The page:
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DVGW's International Memberships

DVGW has always been firmly anchored in Europe and the world, and attaches great importance to its international commitment - be it in the field of standardization, research, know-how transfer or communication. Find out everything about our partners, projects and perspectives.

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DVGW's Memberships in International Boards and Organisations

DVGW is a member of the following international boards and organisations:
About CEOCOR

CEOCOR is an international scientific non-profit association.
CEOCOR brings together hundreds of specialists from:

  • universities and research centres
  • water, gas and oil distribution and transportation
  • companies waste water companies
  • pipe producers and manufacturers of coatings and equipment for cathodic protection systems

The international exchange of experiences and technical know-how ensure the objectivity and the independence of CEOCOR activities.

Aims

  • Provide the basis for scientific and technical guidance in the field of corrosion by studies, recommendations and publications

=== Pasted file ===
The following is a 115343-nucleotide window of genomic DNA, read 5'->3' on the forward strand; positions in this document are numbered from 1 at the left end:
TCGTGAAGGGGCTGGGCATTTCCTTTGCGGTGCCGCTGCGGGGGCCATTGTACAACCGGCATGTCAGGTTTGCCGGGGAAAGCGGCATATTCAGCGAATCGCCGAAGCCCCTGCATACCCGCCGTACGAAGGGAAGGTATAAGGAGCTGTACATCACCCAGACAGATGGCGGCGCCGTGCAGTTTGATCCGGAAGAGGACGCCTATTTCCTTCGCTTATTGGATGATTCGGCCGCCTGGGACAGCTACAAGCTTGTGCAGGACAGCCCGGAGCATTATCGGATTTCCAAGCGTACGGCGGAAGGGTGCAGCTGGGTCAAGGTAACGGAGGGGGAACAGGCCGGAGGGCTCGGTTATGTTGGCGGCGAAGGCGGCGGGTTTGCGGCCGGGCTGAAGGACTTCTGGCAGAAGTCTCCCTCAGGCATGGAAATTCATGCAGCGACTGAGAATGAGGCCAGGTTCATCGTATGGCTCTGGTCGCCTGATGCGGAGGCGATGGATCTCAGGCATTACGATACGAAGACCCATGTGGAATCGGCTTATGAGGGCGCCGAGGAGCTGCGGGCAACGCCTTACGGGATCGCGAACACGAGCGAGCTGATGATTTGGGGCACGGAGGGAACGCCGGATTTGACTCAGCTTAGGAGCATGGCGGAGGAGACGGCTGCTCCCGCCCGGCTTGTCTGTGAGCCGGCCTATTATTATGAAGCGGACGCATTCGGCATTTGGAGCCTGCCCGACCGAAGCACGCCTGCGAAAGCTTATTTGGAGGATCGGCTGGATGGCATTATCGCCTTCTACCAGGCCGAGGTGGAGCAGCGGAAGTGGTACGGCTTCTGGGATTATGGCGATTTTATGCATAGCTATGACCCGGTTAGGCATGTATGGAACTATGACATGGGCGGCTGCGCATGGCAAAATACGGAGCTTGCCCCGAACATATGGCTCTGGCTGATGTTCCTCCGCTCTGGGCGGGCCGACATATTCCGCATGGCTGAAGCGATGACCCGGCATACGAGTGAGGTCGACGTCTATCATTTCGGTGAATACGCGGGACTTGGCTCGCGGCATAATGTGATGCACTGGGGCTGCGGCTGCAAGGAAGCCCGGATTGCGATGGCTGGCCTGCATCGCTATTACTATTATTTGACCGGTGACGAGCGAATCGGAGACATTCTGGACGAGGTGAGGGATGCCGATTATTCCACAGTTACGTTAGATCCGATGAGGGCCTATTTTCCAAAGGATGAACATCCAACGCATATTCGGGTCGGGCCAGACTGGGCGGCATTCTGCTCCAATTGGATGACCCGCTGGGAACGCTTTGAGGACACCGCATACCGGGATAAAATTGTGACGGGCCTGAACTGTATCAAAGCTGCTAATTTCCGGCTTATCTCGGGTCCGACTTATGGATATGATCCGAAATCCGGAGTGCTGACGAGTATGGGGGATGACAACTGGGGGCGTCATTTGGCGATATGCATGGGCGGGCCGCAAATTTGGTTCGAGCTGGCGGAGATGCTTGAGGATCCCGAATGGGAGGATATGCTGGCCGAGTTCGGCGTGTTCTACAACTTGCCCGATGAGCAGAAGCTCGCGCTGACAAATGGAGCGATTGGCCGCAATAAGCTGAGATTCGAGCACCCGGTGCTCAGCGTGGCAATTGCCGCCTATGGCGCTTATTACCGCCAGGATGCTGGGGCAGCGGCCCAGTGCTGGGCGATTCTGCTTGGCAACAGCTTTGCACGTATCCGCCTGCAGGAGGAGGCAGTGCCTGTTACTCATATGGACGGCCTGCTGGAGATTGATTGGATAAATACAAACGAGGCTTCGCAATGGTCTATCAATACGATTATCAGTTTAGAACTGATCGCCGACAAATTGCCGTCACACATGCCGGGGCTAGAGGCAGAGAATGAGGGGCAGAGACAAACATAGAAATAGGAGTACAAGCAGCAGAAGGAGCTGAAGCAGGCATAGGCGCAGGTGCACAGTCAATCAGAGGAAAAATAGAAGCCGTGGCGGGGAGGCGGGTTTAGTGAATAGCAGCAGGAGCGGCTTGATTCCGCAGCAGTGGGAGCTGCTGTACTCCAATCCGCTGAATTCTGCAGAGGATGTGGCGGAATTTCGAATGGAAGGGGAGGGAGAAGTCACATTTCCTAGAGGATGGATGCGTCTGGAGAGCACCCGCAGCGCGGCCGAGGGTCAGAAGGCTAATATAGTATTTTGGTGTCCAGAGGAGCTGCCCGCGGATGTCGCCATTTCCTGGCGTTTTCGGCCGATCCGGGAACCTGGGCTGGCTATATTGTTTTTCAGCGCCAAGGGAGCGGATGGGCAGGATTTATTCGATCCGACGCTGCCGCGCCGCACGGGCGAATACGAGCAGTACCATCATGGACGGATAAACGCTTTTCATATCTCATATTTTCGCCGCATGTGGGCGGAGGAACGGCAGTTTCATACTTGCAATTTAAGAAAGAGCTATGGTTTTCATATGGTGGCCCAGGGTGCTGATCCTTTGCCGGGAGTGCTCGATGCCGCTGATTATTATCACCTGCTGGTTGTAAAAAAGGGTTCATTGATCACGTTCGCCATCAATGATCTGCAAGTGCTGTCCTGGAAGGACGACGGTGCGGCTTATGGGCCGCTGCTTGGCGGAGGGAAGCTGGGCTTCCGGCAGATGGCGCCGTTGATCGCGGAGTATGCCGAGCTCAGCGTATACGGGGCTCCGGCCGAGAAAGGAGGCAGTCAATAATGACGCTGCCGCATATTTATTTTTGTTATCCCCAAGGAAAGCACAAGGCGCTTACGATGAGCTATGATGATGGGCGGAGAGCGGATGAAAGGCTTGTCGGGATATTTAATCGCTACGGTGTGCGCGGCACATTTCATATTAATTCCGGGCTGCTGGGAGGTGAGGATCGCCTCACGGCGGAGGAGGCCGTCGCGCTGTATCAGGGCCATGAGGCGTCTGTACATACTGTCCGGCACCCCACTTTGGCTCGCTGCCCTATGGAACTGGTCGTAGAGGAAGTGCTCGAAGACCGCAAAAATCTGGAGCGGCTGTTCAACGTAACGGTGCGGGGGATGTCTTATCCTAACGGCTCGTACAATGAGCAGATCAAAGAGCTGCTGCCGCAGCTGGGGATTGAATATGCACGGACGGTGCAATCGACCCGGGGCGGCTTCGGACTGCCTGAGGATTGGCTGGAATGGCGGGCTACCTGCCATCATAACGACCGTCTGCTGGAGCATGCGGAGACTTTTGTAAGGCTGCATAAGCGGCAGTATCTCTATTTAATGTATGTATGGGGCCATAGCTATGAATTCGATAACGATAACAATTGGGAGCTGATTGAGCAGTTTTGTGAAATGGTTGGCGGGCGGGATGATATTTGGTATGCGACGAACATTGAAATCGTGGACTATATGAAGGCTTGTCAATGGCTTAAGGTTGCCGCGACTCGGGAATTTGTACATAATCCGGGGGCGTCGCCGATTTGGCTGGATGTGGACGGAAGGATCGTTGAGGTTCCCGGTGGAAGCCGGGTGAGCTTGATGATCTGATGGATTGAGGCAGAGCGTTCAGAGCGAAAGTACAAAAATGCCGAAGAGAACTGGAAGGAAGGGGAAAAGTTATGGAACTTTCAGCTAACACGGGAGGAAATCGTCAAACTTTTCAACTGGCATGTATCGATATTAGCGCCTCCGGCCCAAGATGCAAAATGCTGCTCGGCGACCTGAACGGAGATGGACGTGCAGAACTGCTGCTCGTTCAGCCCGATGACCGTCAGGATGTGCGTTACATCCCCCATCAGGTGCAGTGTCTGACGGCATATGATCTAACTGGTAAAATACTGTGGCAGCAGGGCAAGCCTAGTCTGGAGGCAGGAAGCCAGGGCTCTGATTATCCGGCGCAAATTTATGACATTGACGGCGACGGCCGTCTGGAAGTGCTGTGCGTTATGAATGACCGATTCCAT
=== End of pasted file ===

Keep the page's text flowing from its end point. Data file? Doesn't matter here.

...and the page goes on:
• Contribute to the formulation of European standards
  • Topics examined by specialists in working groups
  • Plenary meetings, twice a year, of the sectors and management bodies
  • Annual congress hosted by one of the member countries
About EFC

The EFC (European Federation of Corrosion) is a federation of 38 organisations (Member Societies and Affiliate Members) with interests in corrosion based in 25 different countries within Europe and beyond. Taken together, its Member Societies represent the corrosion interests of more than 25,000 engineers and scientists.

Founded in 1955, its aim is to advance the science of the corrosion and protection of materials by promoting cooperation in Europe and collaboration internationally.

EFC European Federation of Corrosion
to EFC website
About EurEau